How To Turn Intelligence Into A Risk-Based Discussion

Law Enforcement Professionals Make Natural Cyber Security Professionals, Says Task Force 7 Guest

Esther Shein

Law enforcement professionals are a natural fit for tackling cybercrime because of their “investigative prowess,” according to Paul Cavicchia, a former special agent with the U.S Secret Service, who was the guest on episode 63 of Task Force 7 Radio Monday night, with host, George Rettas, the president and CEO of Task Force 7 Radio and Task Force 7 Technologies.

“You have to be a very good investigator and follow your case, whether it's intelligence, whether it's risk, whether it's regular cyber fraud that you're working with the company; you have to have a very good, solid foundation in investigation and interrogation,’’ said Cavicchia, who is also a former agent with the U.S. Bureau of Alcohol, Tobacco, and Firearms, and a former narcotics detective with the Bergen County, New Jersey prosecutor's office. Cavicchia’s extensive background also includes positions as vice president of global security investigations at JPMorgan Chase and as an associate director of cyber security and intelligence with The Royal Bank of Canada.

Making the Leap From Law Enforcement To Cybercrime

Rettas started the show by noting that he and Cavicchia have similar law enforcement backgrounds with both starting out as in public service and then moving into the private sector. “This is a really, really big pivot that is difficult to do, and it requires a tremendous amount of thought and career management,’’ he said.

He asked Cavicchia what he would tell people in law enforcement looking to make the jump to the private sector and work in cybersecurity?

Although Cavicchia called himself a “lifer with law enforcement,” he said he saw other people starting to “jump ship” and go into the private sector, and decided it was time to “leave the safety net and what we loved to do something different.”

He said that when he was a narcotics detective, he started coming across tone dialers, which were used on pay phones to make calls free of charge and conduct long-distance scams. “Well that caught my attention,’’ Cavicchia said. “And I tried very hard not only to charge the bad guys … with drug crimes, but also with these electronic crimes, and I had a lot of assistant prosecutors laugh at me, because they said, ‘this is just a box.’”

When he worked for the federal government, he said he approached crime “with the same vigor,” even though he was dealing “with an older crowd that technology hasn't touched. So you become the new wave of law enforcement, or the kid that likes to play with toys as well as be an investigator.” Many times, he said, he found himself carrying around both his tactical gear and his forensic gear.

The challenge was examining hard drive samples “while being picked apart by your peers who … really didn't understand what you were doing.” But his pivot point was having someone advocating for him as officials began to identify people in the field offices “with a talent or a knack, or desire for this.”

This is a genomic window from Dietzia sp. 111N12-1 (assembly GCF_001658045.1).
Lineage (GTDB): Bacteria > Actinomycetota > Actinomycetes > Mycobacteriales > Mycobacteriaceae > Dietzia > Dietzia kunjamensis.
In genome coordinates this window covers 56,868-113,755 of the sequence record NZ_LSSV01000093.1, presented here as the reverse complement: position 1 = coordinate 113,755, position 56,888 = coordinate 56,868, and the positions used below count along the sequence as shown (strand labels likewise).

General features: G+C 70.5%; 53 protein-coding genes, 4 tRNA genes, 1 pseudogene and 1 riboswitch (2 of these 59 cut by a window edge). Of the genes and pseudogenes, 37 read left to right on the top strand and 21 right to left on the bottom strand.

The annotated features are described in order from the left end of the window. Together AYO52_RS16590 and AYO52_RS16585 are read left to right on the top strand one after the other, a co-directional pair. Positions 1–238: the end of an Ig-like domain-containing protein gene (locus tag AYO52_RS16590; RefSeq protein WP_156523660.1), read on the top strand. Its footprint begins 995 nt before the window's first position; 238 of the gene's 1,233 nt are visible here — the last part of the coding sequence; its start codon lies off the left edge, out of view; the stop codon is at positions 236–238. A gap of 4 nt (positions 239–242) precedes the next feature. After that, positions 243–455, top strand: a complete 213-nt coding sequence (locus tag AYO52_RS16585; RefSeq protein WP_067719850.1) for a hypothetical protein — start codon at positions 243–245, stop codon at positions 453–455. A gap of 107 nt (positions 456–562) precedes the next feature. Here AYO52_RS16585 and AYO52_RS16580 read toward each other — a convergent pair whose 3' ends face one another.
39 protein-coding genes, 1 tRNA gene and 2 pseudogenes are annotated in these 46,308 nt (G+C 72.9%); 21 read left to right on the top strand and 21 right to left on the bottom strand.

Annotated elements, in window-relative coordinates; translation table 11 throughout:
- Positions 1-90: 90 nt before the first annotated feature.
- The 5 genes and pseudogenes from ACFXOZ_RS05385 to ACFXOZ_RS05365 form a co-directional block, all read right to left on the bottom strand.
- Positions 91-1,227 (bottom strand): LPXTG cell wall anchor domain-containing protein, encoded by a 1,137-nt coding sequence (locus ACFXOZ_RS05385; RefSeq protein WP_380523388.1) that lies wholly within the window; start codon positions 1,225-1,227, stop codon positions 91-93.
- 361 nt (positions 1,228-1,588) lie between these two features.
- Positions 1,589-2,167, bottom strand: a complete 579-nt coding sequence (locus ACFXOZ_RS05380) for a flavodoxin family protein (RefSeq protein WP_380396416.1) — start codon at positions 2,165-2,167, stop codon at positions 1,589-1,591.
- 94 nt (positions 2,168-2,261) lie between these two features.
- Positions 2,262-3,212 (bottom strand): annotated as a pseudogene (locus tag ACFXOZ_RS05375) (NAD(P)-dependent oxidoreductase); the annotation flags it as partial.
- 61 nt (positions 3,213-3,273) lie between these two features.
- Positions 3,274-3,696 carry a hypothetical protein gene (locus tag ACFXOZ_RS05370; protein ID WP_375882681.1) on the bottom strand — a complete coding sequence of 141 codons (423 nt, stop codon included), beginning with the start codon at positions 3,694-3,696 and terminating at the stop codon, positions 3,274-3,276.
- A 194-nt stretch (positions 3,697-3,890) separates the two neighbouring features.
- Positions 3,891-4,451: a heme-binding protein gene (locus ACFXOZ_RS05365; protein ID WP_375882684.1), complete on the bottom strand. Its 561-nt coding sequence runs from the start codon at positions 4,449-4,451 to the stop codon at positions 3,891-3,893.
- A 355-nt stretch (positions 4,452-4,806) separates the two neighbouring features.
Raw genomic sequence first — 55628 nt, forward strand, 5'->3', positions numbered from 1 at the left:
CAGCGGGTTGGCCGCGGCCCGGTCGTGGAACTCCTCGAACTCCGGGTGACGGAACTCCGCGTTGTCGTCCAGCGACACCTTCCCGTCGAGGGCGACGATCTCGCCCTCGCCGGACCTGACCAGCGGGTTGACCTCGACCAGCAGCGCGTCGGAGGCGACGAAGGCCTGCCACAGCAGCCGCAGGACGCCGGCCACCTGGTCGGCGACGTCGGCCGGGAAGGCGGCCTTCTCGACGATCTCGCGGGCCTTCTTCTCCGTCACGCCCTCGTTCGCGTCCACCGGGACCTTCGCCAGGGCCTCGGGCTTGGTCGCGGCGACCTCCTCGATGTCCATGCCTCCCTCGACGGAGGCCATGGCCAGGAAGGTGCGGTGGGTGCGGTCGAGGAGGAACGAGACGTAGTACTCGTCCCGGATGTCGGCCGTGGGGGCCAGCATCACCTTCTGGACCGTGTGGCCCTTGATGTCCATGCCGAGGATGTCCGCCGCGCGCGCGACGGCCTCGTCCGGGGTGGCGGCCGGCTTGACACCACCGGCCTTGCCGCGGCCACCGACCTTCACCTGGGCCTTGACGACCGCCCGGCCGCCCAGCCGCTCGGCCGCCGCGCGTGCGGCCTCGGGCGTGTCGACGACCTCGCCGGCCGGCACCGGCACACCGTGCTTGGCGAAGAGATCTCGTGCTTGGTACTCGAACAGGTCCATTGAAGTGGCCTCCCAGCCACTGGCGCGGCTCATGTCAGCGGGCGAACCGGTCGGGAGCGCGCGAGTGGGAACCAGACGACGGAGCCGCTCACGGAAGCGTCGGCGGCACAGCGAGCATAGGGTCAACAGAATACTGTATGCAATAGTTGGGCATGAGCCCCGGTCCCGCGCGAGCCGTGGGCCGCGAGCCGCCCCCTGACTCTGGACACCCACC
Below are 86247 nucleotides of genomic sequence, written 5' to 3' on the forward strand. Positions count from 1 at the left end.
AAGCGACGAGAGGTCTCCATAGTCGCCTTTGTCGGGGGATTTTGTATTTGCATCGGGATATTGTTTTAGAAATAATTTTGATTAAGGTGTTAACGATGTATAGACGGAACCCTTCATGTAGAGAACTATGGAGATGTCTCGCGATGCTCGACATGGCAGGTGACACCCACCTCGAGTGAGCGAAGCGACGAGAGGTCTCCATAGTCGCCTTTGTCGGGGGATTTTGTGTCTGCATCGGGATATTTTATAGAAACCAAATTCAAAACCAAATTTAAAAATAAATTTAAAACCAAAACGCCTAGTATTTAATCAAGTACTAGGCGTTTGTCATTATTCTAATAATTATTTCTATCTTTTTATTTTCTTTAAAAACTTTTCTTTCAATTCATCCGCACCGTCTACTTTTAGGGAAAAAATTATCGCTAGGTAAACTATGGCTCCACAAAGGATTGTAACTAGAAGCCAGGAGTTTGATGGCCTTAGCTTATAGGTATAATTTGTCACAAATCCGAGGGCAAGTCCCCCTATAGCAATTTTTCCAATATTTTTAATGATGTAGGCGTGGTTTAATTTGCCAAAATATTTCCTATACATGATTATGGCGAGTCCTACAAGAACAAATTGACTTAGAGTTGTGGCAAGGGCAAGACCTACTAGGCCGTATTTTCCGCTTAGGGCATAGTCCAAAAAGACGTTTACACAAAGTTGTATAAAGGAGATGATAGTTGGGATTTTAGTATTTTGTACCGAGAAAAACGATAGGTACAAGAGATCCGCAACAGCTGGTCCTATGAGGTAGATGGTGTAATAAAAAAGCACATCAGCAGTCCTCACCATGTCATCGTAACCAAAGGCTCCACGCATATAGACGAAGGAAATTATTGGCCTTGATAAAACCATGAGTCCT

Rettas asked Cavicchia to talk about how Fortune 500 companies began taking advantage of the skillsets that law enforcement officers have?

Cavicchia said that when he was developing an enterprise intelligence system for the Royal Bank of Canada, they started receiving intelligence from outside the company and security professionals brought the information to the affected line of business and began asking them questions.

“Once you start to work with the line of business and break down that silo and open that bridge of communication, you also start to see on the other side; that there are needs, [and] the basic bad guy movement is the same,’’ he said. “And as a law enforcement professional … you also have the ability to say, ‘I think we're going to go here,’ so you can make that prediction going forward.”

It’s the same scenario when it comes to risk, Cavicchia added. You need to use your investigative skills to figure out why something was “trending green, and now this month [it] is trending yellow.”

He added that “It's just that basic law enforcement nature, that Type A personality, that just harnesses and makes us, in a way, a utility player. We never say no to anything. We will always get the job done. And it'll always be 110% for that time and looking forward.”

Protecting The Brand

In the show’s second segment, Rettas noted that Cavicchia created the electronic crimes team at JPMorgan Chase, and asked what drove the need for that particular group? Cavicchia said security professionals “did a self-examination about how fraud is addressed and how it's investigated” and decided it needed to be split into divisions, and to hone on electronic fraud.

“We were making connections through a common source, whether it be an IP address, someone called in via telephone on an account, online logs, and how we were going to go about investigating these things,’’ he said. “Those things were the key to our investigations and the need for electronic crimes at JPMorgan Chase.”